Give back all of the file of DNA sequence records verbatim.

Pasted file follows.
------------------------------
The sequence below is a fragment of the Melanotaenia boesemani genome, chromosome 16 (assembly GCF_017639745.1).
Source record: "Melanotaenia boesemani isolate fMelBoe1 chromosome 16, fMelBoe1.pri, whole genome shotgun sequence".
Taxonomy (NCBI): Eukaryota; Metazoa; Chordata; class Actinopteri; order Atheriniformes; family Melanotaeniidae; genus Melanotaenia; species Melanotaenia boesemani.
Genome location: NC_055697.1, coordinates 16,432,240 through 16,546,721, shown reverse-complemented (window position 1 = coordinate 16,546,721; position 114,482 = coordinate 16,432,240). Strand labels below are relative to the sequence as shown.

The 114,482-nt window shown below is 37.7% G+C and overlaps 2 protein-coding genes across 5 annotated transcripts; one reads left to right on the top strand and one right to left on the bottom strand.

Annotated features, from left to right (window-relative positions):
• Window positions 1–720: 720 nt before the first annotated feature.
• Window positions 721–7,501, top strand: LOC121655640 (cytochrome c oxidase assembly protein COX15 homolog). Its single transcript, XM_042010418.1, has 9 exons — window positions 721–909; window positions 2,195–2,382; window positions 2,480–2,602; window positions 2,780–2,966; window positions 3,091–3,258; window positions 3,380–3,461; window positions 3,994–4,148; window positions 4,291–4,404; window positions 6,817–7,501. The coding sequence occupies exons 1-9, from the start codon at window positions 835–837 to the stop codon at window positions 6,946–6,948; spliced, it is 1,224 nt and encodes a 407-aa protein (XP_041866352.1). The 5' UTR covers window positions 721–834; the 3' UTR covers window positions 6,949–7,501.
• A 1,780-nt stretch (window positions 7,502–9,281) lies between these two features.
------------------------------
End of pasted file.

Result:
The sequence below is a fragment of the Melanotaenia boesemani genome, chromosome 16 (assembly GCF_017639745.1).
Source record: "Melanotaenia boesemani isolate fMelBoe1 chromosome 16, fMelBoe1.pri, whole genome shotgun sequence".
Taxonomy (NCBI): Eukaryota; Metazoa; Chordata; class Actinopteri; order Atheriniformes; family Melanotaeniidae; genus Melanotaenia; species Melanotaenia boesemani.
Genome location: NC_055697.1, coordinates 16,432,240 through 16,546,721, shown reverse-complemented (window position 1 = coordinate 16,546,721; position 114,482 = coordinate 16,432,240). Strand labels below are relative to the sequence as shown.

The 114,482-nt window shown below is 37.7% G+C and overlaps 2 protein-coding genes across 5 annotated transcripts; one reads left to right on the top strand and one right to left on the bottom strand.

Annotated features, from left to right (window-relative positions):
• Window positions 1–720: 720 nt before the first annotated feature.
• Window positions 721–7,501, top strand: LOC121655640 (cytochrome c oxidase assembly protein COX15 homolog). Its single transcript, XM_042010418.1, has 9 exons — window positions 721–909; window positions 2,195–2,382; window positions 2,480–2,602; window positions 2,780–2,966; window positions 3,091–3,258; window positions 3,380–3,461; window positions 3,994–4,148; window positions 4,291–4,404; window positions 6,817–7,501. The coding sequence occupies exons 1-9, from the start codon at window positions 835–837 to the stop codon at window positions 6,946–6,948; spliced, it is 1,224 nt and encodes a 407-aa protein (XP_041866352.1). The 5' UTR covers window positions 721–834; the 3' UTR covers window positions 6,949–7,501.
• A 1,780-nt stretch (window positions 7,502–9,281) lies between these two features.